Eco-Labelling: What Does It Mean?
Yesterday I was looking for the carbon footprint of shampoo for a client project and found that Boots were now using the Carbon Trust’s new(ish) carbon label (right). One bottle of shampoo is apparently responsible for 148g of carbon dioxide. The other product that has been labelled in this way is Walkers Cheese & Onion Crisps – 75g a packet. While this is very useful for those of us who need this sort of information to calculate carbon footprints, it left me wondering what it will mean to the shopper in the aisle of their local hypermarket. Is 75g a packet high or low? Is 148g a bottle good or bad?
The main advantage seems to be pressure on the manufacturers. Walkers claim that they have reduced their footprint by a third before the label was published.
The EU Ecolabel (left) does show the average punter whether or not a particular product (ranging from mattresses to campsites) actually meets best environmental practice. But have you ever actually seen one on a product? And would you choose, say, your new shoes based on this label?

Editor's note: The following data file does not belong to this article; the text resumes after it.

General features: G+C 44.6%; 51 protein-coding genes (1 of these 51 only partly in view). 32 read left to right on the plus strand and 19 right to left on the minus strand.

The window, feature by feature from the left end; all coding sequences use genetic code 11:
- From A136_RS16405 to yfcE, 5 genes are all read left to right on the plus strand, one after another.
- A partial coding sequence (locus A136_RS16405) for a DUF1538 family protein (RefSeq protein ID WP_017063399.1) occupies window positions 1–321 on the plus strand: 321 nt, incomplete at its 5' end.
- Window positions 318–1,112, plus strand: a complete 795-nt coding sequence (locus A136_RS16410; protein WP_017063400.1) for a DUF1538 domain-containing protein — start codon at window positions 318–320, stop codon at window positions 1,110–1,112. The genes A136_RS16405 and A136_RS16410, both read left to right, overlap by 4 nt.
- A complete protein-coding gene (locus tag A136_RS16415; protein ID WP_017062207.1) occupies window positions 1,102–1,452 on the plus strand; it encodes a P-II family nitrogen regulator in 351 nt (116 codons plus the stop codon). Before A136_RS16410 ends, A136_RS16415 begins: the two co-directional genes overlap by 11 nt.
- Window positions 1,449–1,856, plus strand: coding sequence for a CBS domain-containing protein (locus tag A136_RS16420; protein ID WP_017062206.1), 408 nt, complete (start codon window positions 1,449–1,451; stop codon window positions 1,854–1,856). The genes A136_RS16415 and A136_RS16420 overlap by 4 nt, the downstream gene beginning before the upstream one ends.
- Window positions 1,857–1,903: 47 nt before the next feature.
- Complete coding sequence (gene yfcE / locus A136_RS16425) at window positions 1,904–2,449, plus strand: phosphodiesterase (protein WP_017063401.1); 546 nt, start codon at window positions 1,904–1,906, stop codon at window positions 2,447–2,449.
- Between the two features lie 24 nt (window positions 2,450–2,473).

I also worry that the logo is a bit weak and fluffy – one of the basic principles of marketing a ‘green’ product to the mass market is to avoid anything that even hints at treehugging.
The most effective label is undoubtedly the A-G rating on white goods. These have transformed the market: the market share of A-rated white goods sold has risen from 0% in 1996/97 to 74% in 2005/06. There has long been talk of extending this scheme to consumer electronics such as TVs and DVD players and a similar scheme has started for windows. The label is bold, clear and the consumer knows exactly what they are getting – and who would want a product with a big ‘D’ on it?